I’m actually half Japanese & Filipino. It’s really hard to tell since I was born and raised in Japan until I was 5~6, so technically Japanese is my native language. But when we moved to the Philippines, I completely forgot it until I started self studying at 18. I’m using both Japanese and English at work now as an intern here in Japan, and I passed the N2 last December. It’s easy for me to do J>E (I’ve done a few interpretations for Skype meetings at work), but I’m not as confident with my E>J skills since I’m weak in grammar and vocabulary.

        • Sorry I didn’t reply sooner!

          That’s really great practice! I would say keep your options open still. Write to game, manga, anime, etc translation companies and request a translation test. The tricky part is getting work. Even if you pass the test they might not have a project for you for 3-9 months!!! And they won’t tell you how long before you might get a project either. So I’d say sign up to everyone and see what kinds of projects you get.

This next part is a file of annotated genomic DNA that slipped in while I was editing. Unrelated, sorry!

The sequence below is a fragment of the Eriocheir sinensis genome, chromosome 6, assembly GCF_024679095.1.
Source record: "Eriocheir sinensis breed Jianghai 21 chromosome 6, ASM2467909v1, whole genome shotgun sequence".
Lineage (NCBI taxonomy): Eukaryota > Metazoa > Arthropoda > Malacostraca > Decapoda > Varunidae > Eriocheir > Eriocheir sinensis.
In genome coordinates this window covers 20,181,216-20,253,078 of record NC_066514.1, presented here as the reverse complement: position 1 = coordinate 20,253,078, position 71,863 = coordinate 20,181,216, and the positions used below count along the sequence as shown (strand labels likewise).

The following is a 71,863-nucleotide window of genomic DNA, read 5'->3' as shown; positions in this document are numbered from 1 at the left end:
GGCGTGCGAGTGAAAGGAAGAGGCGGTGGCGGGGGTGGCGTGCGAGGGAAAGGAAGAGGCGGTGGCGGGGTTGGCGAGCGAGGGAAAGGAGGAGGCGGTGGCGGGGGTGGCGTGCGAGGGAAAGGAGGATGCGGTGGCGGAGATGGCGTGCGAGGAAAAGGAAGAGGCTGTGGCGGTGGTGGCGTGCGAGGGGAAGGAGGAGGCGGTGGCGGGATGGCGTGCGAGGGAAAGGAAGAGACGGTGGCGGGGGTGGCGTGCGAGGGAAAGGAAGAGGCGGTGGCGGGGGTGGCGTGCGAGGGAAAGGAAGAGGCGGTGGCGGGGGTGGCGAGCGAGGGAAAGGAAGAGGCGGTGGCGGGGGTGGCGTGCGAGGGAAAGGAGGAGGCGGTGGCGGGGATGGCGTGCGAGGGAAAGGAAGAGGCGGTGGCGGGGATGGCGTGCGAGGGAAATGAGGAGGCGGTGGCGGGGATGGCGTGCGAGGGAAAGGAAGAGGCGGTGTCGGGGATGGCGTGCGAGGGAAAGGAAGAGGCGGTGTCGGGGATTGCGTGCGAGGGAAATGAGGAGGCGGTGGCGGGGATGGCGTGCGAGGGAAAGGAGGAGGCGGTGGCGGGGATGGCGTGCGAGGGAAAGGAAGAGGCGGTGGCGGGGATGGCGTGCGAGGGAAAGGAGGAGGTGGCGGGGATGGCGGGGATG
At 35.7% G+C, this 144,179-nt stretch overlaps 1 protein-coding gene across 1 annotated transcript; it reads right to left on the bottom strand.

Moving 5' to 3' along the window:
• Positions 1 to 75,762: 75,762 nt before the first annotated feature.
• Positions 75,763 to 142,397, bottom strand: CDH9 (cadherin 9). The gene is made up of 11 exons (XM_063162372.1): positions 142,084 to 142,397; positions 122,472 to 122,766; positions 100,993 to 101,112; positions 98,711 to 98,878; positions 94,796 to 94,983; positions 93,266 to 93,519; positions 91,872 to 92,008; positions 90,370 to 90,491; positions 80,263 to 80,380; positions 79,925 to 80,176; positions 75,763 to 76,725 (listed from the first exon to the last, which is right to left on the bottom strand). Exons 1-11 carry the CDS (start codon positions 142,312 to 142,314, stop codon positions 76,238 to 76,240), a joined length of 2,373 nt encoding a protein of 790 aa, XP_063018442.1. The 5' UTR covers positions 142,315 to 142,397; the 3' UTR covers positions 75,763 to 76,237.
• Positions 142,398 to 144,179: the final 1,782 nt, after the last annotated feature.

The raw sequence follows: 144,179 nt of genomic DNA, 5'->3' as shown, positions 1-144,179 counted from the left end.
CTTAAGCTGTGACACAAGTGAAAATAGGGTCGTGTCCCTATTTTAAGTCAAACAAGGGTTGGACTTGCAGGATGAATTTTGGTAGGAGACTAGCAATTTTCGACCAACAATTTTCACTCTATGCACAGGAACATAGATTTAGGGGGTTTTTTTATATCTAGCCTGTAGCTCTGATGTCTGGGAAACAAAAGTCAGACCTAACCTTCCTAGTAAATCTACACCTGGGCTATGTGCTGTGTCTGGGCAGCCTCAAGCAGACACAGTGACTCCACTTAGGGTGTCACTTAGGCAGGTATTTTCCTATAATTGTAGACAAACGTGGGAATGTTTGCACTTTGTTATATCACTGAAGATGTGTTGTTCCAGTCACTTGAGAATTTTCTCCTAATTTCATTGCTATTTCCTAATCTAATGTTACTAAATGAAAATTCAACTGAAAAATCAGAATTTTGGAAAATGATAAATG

Your English is really good!!! (Better than some native people I’ve met). So I think you can do J>E translation no problem. It’s also helps you’re living in Japan.

          I’m not very good at E>J either but you don’t HAVE to be able to translate that way. I think at least knowing how to write emails and communicate in Japanese will help with work, but focusing on J>E translation is probably the best course of action.

Leave a Reply

Your email address will not be published. Required fields are marked *